And I know it’s a really polarizing time in history, the nation is divided, and we’re all really feeling anxious about the stakes of this moment.
But I don’t understand why that means we can’t talk about politics. If anything, we should be talking MORE about them. Not the kind of “talking” where I’m screaming at you about why you’re wrong and you’re insulting me because I’m a blockhead.
But hear me out: I don’t mean to be some naïve Pollyanna, but we should be sharing our ideas and experiences so we can understand each other. We need to stop listening to political strategists’ talking points, whose job it is to win for their side, not for collective success. We need to ignore the official party line and carefully curated messaging platforms.
Sadly, we very obviously can’t trust the people we elect to do the brokering, negotiating, cooperating, and legislating. They’re so worried about getting voted out of office or stepping out of favor with their party that they are just basically predictable self-interested robot pawns. I know I sound like the guy wearing a System of a Down hoodie and working at an indie book store, but to be fair, that guy has a fucking point (and really good book recommendations).
With very few exceptions (Katie Porter, I’m looking at you, you magnificent champion) the public officials we elect don’t actually work for us: the people, the voters, their constituents. But I haven’t forgotten—and neither should you—that we are their employers: We hire them with our votes and pay them with our tax dollars. And if we don’t hold them accountable, then we’re really bad bosses.
Currently, they are more inclined to work on behalf of the special interests that fund their campaigns than for the constituents who elected them. They work for their party leaders who give them influential committee postings and a chance to climb to higher office.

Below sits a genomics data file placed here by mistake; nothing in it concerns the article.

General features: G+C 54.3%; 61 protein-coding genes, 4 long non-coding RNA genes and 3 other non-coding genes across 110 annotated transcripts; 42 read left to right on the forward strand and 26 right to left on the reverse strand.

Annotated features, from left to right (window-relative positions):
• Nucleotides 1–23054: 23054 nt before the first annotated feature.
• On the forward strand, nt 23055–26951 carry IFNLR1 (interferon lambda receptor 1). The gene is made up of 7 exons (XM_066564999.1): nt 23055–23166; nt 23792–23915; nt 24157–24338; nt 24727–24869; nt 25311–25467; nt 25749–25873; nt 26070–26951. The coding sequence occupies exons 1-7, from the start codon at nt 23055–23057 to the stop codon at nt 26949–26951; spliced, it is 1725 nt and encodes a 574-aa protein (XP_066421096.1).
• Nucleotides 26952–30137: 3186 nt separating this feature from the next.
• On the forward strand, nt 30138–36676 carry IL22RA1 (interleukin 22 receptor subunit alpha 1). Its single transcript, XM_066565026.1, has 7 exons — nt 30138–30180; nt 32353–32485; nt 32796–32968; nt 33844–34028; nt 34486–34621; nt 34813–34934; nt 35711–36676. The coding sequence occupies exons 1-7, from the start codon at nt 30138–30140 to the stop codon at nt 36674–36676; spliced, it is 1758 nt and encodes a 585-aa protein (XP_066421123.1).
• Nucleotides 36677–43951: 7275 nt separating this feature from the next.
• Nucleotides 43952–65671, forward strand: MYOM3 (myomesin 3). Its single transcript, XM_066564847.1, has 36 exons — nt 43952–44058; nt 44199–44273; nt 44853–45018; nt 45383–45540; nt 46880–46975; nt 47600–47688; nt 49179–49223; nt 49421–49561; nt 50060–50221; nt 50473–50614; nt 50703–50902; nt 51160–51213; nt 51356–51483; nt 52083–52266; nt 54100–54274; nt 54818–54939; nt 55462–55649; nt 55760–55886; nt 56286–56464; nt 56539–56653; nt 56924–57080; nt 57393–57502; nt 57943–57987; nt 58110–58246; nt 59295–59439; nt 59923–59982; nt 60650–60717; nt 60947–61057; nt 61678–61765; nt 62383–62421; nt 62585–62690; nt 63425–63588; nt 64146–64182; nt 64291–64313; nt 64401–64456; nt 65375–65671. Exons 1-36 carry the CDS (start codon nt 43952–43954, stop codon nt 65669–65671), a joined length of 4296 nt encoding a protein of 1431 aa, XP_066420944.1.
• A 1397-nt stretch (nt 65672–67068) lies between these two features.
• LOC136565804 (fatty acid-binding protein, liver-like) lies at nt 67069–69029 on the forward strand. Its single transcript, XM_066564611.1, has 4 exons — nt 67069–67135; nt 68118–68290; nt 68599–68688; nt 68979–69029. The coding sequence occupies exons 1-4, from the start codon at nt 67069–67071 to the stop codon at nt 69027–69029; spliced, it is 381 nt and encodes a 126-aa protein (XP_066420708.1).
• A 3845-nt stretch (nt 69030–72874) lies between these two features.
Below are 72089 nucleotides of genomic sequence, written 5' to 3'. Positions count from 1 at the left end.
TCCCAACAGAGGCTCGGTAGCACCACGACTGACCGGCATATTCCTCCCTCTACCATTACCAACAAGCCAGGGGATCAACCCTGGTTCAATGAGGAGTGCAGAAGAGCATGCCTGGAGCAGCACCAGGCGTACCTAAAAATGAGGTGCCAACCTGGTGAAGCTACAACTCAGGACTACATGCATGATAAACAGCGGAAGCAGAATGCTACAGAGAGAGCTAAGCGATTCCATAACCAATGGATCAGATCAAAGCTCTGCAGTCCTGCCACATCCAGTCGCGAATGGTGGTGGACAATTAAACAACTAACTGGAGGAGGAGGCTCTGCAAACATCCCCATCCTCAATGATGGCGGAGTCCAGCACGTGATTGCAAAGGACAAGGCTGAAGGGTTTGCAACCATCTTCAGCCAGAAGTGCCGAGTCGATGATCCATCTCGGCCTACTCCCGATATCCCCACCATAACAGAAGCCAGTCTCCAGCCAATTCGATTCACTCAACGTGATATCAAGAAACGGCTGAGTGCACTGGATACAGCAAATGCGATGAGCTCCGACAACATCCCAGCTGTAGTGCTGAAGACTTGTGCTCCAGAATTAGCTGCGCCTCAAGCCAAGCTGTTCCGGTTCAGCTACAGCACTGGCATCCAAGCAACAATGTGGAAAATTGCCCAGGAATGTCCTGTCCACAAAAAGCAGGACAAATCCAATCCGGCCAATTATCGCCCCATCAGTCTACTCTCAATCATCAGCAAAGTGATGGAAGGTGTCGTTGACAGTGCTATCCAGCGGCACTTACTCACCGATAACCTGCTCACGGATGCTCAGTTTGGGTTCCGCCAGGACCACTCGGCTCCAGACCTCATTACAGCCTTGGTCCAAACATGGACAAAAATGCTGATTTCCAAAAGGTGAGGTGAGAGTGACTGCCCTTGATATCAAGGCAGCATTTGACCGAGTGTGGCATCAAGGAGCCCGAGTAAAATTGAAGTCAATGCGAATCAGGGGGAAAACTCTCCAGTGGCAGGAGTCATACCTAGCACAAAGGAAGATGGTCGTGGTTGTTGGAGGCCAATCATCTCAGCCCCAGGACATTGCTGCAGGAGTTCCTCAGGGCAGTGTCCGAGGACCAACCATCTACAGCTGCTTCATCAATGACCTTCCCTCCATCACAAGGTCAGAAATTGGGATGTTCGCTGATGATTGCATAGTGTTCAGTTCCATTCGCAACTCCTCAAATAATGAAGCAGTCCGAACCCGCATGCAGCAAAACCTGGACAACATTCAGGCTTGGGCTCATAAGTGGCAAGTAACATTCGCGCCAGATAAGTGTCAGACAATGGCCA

It’s not entirely their fault. Our political system—particularly at the federal level—has become a zero-sum game where if you’re not winning, you’re losing. There’s no compromise. There’s no cooperation. And that just doesn’t work in a country where people are allowed to have and express differing opinions. Or a country where regional demands require different policies to ensure a prosperous people.
Do I think I know the first thing about living in a small town in Arkansas? No, I really don’t. I only know one person from Arkansas (and he now lives in D.C.), so I’d love to hear more about what it’s like for Arkansans. Please, tell me more about it.
Similarly, does someone from a small town in Arkansas know the first thing about what it’s like to live in a city like D.C.? No. They don’t. (Except for that Arkansan I referenced, who has lived in both. He’d be an expert on this very narrow topic.)
So—radical idea—before I go calling someone an idiot or telling them they’re wrong about X, Y, and Z, I should probably understand what created their personal values and political beliefs. Then, I should probably get equal airtime to talk about my values and beliefs.
Maybe vehemently or irreconcilably. But civil discourse allows for that. And those shared values? That’s what defines a country’s culture. Right now, our national culture is fear and loathing. It’s anger and middle fingers. It’s screaming and interrupting. It’s poison.